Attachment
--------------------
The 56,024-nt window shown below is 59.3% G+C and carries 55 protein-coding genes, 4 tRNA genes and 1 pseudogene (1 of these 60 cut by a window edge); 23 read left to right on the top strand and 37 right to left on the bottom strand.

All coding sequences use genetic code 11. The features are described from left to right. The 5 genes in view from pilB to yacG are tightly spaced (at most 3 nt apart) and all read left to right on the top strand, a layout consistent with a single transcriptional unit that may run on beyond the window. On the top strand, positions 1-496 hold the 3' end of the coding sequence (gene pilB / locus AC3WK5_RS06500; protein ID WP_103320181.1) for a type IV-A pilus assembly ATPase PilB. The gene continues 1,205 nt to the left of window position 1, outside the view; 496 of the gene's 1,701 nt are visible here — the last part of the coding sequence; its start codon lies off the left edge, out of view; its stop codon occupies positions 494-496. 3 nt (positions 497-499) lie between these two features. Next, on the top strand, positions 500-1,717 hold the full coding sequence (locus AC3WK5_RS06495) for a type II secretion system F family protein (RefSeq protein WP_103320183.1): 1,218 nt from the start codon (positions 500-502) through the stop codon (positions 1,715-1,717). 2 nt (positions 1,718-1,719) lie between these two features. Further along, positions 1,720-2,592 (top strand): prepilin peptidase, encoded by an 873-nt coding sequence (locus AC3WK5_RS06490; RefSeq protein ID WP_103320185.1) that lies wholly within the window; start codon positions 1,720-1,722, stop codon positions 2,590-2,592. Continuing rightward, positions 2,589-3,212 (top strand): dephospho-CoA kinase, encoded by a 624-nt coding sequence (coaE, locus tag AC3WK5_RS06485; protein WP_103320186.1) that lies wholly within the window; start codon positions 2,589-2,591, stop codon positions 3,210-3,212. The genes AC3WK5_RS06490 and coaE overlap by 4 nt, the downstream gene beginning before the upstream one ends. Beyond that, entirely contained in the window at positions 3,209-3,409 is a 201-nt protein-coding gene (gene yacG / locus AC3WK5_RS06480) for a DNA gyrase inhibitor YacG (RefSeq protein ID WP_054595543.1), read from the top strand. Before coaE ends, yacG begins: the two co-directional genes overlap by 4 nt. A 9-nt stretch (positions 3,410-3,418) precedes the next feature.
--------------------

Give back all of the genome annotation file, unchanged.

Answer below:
The 56,024-nt window shown below is 59.3% G+C and carries 55 protein-coding genes, 4 tRNA genes and 1 pseudogene (1 of these 60 cut by a window edge); 23 read left to right on the top strand and 37 right to left on the bottom strand.

All coding sequences use genetic code 11. The features are described from left to right. The 5 genes in view from pilB to yacG are tightly spaced (at most 3 nt apart) and all read left to right on the top strand, a layout consistent with a single transcriptional unit that may run on beyond the window. On the top strand, positions 1-496 hold the 3' end of the coding sequence (gene pilB / locus AC3WK5_RS06500; protein ID WP_103320181.1) for a type IV-A pilus assembly ATPase PilB. The gene continues 1,205 nt to the left of window position 1, outside the view; 496 of the gene's 1,701 nt are visible here — the last part of the coding sequence; its start codon lies off the left edge, out of view; its stop codon occupies positions 494-496. 3 nt (positions 497-499) lie between these two features. Next, on the top strand, positions 500-1,717 hold the full coding sequence (locus AC3WK5_RS06495) for a type II secretion system F family protein (RefSeq protein WP_103320183.1): 1,218 nt from the start codon (positions 500-502) through the stop codon (positions 1,715-1,717). 2 nt (positions 1,718-1,719) lie between these two features. Further along, positions 1,720-2,592 (top strand): prepilin peptidase, encoded by an 873-nt coding sequence (locus AC3WK5_RS06490; RefSeq protein ID WP_103320185.1) that lies wholly within the window; start codon positions 1,720-1,722, stop codon positions 2,590-2,592. Continuing rightward, positions 2,589-3,212 (top strand): dephospho-CoA kinase, encoded by a 624-nt coding sequence (coaE, locus tag AC3WK5_RS06485; protein WP_103320186.1) that lies wholly within the window; start codon positions 2,589-2,591, stop codon positions 3,210-3,212. The genes AC3WK5_RS06490 and coaE overlap by 4 nt, the downstream gene beginning before the upstream one ends. Beyond that, entirely contained in the window at positions 3,209-3,409 is a 201-nt protein-coding gene (gene yacG / locus AC3WK5_RS06480) for a DNA gyrase inhibitor YacG (RefSeq protein ID WP_054595543.1), read from the top strand. Before coaE ends, yacG begins: the two co-directional genes overlap by 4 nt. A 9-nt stretch (positions 3,410-3,418) precedes the next feature.